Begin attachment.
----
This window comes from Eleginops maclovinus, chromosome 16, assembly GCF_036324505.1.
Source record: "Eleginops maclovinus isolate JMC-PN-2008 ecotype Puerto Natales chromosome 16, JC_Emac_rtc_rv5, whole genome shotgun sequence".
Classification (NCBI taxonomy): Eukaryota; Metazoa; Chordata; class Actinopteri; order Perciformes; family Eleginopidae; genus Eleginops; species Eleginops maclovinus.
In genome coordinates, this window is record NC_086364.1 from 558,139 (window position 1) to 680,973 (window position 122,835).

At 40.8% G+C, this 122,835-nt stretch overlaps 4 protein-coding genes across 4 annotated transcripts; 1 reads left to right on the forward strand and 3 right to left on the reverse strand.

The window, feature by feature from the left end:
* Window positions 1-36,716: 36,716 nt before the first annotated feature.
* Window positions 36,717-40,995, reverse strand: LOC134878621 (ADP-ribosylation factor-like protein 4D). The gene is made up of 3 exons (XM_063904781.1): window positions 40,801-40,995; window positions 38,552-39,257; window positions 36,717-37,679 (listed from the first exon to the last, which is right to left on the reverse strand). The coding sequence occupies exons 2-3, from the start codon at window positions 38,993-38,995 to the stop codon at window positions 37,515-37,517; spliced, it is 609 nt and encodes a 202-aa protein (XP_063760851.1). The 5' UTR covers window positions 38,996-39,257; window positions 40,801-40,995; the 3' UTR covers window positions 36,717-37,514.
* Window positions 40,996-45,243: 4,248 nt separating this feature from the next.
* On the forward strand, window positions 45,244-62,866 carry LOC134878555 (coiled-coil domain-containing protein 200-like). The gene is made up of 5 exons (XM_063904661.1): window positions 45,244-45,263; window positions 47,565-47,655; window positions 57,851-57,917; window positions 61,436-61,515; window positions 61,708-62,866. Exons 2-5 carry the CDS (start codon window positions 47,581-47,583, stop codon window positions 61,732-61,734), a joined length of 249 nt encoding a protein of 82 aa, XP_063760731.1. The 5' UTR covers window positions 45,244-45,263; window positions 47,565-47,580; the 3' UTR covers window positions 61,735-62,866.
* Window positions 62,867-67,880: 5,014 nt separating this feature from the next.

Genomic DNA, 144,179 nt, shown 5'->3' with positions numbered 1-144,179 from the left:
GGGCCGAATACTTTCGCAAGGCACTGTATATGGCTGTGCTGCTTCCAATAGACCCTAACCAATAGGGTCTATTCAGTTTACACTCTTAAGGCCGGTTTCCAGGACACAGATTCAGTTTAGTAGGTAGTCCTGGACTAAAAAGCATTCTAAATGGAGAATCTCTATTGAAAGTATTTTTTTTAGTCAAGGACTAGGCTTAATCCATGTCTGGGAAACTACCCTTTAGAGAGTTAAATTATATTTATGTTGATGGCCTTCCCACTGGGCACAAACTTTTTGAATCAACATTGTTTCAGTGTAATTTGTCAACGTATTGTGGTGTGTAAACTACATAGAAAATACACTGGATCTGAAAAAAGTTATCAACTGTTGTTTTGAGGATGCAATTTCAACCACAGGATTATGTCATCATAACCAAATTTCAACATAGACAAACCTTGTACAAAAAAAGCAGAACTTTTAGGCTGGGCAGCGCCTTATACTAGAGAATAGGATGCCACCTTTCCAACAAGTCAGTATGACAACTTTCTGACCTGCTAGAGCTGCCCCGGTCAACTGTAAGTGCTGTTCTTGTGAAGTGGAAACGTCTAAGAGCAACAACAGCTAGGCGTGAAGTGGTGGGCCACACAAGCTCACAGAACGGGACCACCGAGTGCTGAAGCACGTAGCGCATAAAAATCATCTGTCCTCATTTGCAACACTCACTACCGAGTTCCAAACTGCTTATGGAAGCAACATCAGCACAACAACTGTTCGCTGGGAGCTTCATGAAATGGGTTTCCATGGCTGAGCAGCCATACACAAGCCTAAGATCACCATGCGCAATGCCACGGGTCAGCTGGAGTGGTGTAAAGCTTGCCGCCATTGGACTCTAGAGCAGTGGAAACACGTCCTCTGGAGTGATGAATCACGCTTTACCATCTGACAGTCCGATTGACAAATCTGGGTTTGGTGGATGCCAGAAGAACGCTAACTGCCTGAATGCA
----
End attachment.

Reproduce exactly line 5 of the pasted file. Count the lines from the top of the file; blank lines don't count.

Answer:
At 40.8% G+C, this 122,835-nt stretch overlaps 4 protein-coding genes across 4 annotated transcripts; 1 reads left to right on the forward strand and 3 right to left on the reverse strand.